I am experimenting with NMAP in our network as an assignment, and I meant to do OS scan on one specific host, for which I chose the following command,

nmap -O

and I was expecting the output of this command to be FreeBSD, since I know that the host is running FreeBSD (as we have been told), but scan result shows more than 2 Operating system which is confusing,

Device type: general purpose
Running: Microsoft Windows 7|2012|XP
OS CPE: cpe:/o:microsoft:windows_7 cpe:/o:microsoft:windows_server_2012 cpe:/o:microsoft:windows_xp::sp3

OS details: Microsoft Windows 7 or Windows Server 2012, Microsoft Windows XP SP3
Service Info: Host: 18; OSs: Unix, FreeBSD; CPE: cpe:/o:freebsd:freebsd

I read about OS CPE and learned that it is "Common Platform Enumeration," but shouldn't there be just one of those i.e CPE: cpe:/o:freebsd:freebsd ?

I do not understand why there are 3 CPEs, i.e, windows 7, windows 2012, and windows xp. Can they be honeypots?

3 Answers 3


It can be something in front of that host, but sometimes Nmap can give you near-matches possibilities, which I doubt that's the case in your situation.

When Nmap is unable to detect a perfect OS match, it sometimes offers up near-matches as possibilities.

If you know that host, then check which services are running on the targeted machine.

nmap -sV ...

If the result doesn't match with host that you are familiar with, then it's obvious that OS detection came from another host.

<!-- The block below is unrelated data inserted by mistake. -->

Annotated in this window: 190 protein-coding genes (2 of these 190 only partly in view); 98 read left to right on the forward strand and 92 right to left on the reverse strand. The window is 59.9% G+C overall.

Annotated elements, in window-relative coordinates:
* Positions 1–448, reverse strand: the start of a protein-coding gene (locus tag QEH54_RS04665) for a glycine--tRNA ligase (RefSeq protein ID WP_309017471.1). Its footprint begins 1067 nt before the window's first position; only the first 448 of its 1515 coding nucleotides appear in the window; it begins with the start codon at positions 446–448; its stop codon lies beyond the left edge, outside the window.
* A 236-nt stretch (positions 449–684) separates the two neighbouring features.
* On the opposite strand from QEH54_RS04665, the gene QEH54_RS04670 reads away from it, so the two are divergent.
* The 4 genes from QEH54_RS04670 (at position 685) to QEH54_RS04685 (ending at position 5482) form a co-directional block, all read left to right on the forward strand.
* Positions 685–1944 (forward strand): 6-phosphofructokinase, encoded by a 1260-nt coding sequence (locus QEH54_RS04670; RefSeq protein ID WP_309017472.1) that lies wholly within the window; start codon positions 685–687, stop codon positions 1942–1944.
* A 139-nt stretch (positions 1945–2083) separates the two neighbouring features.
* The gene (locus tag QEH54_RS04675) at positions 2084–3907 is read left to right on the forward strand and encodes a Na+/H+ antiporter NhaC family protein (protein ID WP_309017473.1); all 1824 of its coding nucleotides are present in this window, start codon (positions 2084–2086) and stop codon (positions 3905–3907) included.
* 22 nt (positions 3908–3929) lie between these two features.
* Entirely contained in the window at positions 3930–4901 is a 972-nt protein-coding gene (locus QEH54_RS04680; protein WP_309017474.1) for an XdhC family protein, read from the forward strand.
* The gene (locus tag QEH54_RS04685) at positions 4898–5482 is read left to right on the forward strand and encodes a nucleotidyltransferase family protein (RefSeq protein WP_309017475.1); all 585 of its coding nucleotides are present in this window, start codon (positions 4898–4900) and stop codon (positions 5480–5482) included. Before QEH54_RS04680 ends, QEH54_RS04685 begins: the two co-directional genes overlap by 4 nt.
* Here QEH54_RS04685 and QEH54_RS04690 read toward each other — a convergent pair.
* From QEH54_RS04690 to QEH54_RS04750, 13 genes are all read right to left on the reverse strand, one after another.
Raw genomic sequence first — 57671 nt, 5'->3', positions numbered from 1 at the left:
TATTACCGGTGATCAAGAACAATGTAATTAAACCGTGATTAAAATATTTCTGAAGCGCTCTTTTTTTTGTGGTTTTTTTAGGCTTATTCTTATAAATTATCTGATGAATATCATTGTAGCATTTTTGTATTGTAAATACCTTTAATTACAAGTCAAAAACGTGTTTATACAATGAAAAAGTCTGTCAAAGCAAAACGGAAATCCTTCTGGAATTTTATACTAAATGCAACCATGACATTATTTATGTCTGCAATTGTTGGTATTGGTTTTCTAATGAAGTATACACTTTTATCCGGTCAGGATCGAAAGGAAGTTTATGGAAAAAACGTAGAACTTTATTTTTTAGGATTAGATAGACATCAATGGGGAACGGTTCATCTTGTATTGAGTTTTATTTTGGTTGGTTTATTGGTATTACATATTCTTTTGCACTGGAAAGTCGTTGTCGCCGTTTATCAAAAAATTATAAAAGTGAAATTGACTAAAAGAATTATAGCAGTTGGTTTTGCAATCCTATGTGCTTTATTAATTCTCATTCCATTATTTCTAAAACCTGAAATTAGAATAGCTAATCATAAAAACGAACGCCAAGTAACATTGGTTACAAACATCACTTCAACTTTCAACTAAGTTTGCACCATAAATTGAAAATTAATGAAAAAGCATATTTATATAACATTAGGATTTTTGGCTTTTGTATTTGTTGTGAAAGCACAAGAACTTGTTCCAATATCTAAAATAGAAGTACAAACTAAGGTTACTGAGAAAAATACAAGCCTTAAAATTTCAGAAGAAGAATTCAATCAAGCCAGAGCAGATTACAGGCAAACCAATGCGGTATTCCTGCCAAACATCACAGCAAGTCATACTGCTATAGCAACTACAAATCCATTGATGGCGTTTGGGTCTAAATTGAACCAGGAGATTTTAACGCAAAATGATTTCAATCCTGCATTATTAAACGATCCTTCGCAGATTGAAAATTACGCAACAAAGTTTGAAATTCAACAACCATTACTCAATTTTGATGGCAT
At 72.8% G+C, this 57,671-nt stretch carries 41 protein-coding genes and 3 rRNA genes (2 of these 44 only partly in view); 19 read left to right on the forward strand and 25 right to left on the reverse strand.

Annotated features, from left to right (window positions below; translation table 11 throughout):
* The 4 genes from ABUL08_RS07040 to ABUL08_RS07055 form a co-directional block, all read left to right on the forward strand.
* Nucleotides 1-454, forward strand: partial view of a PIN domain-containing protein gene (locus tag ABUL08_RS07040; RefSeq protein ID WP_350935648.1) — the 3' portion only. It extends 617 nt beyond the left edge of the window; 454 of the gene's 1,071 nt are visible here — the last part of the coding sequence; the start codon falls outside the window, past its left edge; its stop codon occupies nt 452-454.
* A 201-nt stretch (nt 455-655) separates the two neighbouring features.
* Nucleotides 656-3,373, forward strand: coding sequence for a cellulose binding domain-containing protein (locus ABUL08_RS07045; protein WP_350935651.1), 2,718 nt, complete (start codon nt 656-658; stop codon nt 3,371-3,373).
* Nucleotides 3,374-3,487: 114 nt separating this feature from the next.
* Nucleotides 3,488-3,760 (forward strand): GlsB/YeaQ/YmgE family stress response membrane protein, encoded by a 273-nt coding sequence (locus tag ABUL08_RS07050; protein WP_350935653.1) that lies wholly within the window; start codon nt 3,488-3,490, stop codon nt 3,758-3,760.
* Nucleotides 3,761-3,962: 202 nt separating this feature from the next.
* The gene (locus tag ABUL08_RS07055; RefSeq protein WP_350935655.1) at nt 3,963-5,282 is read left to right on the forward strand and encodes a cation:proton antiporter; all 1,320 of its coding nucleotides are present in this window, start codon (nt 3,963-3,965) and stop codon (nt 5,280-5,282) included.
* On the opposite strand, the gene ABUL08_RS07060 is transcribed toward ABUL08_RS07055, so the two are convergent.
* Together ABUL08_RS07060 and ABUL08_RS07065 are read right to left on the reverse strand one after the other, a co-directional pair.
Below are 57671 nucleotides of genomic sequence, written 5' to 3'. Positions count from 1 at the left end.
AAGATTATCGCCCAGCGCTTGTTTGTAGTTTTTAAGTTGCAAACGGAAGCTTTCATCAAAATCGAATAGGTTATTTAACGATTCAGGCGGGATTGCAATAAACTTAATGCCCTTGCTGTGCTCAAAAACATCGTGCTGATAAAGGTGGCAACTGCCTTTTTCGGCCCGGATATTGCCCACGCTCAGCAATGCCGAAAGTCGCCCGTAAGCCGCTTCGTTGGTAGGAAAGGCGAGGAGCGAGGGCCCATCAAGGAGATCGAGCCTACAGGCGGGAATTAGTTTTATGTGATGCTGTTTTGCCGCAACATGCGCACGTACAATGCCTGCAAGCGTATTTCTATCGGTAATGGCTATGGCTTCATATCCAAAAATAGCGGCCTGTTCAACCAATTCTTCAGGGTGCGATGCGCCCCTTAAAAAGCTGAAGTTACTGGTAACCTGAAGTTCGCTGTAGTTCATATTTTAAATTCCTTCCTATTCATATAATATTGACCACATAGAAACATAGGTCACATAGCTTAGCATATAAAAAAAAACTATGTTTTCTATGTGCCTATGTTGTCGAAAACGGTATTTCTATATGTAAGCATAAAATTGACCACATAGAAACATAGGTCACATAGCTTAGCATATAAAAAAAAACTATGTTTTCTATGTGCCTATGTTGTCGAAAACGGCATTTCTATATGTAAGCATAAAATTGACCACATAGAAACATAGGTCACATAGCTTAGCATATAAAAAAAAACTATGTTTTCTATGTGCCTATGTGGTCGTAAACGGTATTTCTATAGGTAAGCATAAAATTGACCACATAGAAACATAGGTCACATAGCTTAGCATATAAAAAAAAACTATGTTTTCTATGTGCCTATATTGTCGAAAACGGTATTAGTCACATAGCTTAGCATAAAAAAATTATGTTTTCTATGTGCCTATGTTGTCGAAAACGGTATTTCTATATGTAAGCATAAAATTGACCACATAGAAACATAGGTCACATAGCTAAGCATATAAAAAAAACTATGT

Nmap uses several techniques to attempt to predict the OS thats running on the target.

The catch is that none of the methods to do such fingerprinting are perfect, so it attempts to identify the most likely possible match.

You are seeing a mismatch with what you expect to be the OS because nmap decided that the chances of the box being a windows are higher than freebsd.

This is a great example of how tools always need a human brain to determine what is true and what is false.

  • I'm not sure this adds more than the other answer
    – schroeder
    Apr 30, 2016 at 16:36

Because of the layered nature of network protocols, Nmap can sometimes give conflicting information. What you are seeing here is two separate parts of Nmap displaying information about the target OS.

The Running, OS CPE, and OS Details output lines are produced by the OS detection engine (-O), which uses information at the transport (e.g. TCP) and network (e.g. IP) layers to fingerprint the TCP/IP stack, which is usually closely tied to the OS type and version. When the fingerprint is not unique enough to identify only one OS, multiple OS versions may be shown.

The Service Info line contains information gathered from services on the target via the service and application version detection engine (-sV). Because of NAT, port forwarding, and proxy services, this can sometimes show a different OS than -O shows. The OS info here comes from service banners as well as identified services that are only known to run on one OS.

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